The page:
So that’s the love of God that we must surface within our spirits and our hearts — be aware of how God has first loved me and what that love means. That’s the first thing about seeking the kingdom of God, or the reign of God, first. But then there’s another part that goes with this seeking the reign of God, and it’s addressed not to each of us as individuals, but to the whole community of God’s people.

“Seek the reign of God, where love rules all — the dynamic power of God’s love,” and if we think of the reign of God in that way, well then God’s love through us, who are disciples of Jesus, have been called to experience this love. Through us, we will help to transform our world into the situation where God’s love permeates everything.

This is described beautifully in another passage in the book of the prophet Isaiah that you’ll hear Wednesday, if you come to Mass on Ash Wednesday: “Is that the kind of fast the preachers mean? Is fasting merely bowing down one’s head, making use of sackcloth and ashes? Would you call that fasting? No,” the prophet says, “see this is the fast that pleases me.

“Breaking the fetters of injustice; unfastening the thongs of the yolk; setting the oppressed free; breaking every yolk of injustice. And so fast by sharing your bread with the hungry; bring to your house the homeless; clothe the one you see naked. Then will your light break forth like the sun.”

See, if we make the reign of God ... if we seek that first of all and strive to make the reign of God happen in our world, that’s what we will be doing. So people then might find it very difficult to trust in today’s Gospel where Jesus says, “Don’t worry; trust in God.” They will have confidence because God’s people are changing and transforming our world into the reign of God where God’s love prevails. Then there is hope.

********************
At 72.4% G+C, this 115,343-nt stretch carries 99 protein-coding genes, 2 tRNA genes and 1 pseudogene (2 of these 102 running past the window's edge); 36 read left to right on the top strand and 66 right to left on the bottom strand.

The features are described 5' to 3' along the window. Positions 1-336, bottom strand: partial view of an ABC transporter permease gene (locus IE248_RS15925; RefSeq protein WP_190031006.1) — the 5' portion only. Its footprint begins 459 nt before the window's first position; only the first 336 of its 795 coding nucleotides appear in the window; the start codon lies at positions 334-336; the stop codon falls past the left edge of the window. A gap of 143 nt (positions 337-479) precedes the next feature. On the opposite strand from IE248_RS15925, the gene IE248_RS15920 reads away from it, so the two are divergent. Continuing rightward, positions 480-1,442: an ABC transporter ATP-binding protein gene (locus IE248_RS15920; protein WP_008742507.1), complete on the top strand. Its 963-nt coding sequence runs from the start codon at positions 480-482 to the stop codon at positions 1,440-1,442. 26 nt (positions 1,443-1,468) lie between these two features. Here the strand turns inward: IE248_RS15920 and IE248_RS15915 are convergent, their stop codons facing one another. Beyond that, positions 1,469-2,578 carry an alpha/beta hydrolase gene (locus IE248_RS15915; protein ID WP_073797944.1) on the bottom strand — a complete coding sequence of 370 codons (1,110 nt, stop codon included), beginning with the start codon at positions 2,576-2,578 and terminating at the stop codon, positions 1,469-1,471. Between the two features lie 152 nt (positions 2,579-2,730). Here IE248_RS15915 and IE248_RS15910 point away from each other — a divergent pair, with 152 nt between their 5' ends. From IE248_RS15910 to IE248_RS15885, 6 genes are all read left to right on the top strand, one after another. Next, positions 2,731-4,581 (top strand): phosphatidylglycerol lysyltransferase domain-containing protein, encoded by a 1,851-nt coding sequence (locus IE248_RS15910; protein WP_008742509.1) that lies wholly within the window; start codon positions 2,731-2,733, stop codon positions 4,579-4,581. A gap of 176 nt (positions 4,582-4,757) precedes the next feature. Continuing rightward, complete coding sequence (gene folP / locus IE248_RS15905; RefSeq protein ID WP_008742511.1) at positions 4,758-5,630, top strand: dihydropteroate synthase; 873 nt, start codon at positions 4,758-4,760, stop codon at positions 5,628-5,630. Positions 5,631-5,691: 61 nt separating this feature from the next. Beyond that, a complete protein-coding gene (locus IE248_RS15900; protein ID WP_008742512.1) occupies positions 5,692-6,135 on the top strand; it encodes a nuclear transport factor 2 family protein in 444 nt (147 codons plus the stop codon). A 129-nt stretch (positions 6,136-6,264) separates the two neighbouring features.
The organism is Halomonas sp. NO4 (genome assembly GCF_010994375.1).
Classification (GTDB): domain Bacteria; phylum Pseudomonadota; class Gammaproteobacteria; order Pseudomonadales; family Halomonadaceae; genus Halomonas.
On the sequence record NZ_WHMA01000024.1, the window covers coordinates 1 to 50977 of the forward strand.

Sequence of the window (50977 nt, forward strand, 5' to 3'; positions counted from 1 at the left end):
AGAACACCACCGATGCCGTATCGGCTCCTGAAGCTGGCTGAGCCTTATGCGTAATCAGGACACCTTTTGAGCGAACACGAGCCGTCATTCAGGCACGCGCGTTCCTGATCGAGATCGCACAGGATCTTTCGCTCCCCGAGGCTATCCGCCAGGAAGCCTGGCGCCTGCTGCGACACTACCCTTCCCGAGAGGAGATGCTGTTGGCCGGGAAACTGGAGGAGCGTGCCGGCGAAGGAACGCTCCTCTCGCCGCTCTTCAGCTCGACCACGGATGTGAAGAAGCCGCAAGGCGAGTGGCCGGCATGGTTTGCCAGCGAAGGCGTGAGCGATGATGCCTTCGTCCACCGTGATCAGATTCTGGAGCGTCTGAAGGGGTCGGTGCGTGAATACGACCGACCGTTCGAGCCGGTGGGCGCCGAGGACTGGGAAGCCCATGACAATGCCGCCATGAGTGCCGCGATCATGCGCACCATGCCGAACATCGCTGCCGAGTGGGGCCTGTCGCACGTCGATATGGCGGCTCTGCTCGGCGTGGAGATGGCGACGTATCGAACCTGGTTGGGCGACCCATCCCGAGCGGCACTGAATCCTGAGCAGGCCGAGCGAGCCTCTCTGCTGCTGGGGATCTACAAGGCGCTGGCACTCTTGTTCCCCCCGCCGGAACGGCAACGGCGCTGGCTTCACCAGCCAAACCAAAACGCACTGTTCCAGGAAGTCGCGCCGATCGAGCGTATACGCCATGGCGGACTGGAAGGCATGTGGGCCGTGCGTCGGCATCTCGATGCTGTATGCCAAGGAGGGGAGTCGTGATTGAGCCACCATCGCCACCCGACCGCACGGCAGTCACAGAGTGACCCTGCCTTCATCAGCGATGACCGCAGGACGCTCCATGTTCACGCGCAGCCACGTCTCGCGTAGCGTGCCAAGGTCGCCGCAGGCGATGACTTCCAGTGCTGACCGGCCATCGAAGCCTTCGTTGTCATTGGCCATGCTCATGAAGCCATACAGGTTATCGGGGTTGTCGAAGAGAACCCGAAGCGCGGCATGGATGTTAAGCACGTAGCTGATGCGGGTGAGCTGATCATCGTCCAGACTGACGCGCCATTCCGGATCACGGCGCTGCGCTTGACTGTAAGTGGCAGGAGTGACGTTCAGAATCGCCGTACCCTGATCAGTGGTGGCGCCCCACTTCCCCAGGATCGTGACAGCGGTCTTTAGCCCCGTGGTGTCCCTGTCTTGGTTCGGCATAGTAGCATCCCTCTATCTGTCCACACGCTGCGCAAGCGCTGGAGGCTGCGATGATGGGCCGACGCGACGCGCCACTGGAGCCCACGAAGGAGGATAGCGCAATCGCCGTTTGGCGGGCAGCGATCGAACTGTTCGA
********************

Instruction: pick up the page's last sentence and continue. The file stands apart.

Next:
A person who is being paid less than a minimum wage: I’d hope that all of us would work in order to bring about that change that is being called for to raise the minimum wage so that anyone who works full time at least is out of poverty. Shelter the homeless: What about the immigrants in our nation that we tend to push away? “You welcome them,” Isaiah is saying.

That’s the reign of God. Begin to live more simply and share your food with the hungry. Some people sometimes give up a meal a week, and then the money they would have spent for that give to a soup kitchen or food pantry. See, there are lots of ways in which we can seek to make the reign of God happen.

As all of us — the community of God’s people — hear this call of Jesus: “Seek the reign of God first of all, then all these other things will begin to happen,” and everyone can look forward to a full human life where the goods of the earth are shared by all, not by a few.

As we look forward to our celebration of the season of Lent, I think it’s important for us to hear deeply today’s Scripture lessons and be determined how, in our own lives, we will seek first the kingdom of God, and God’s justice so that all of these other things may be given to us and to all of God’s sons and daughters.

[Homily given at St. Hilary Parish, Redord, Mich. The transcripts of Bishop Gumbleton's homilies are posted weekly to Sign up here to receive an email alert when the latest homily is posted.]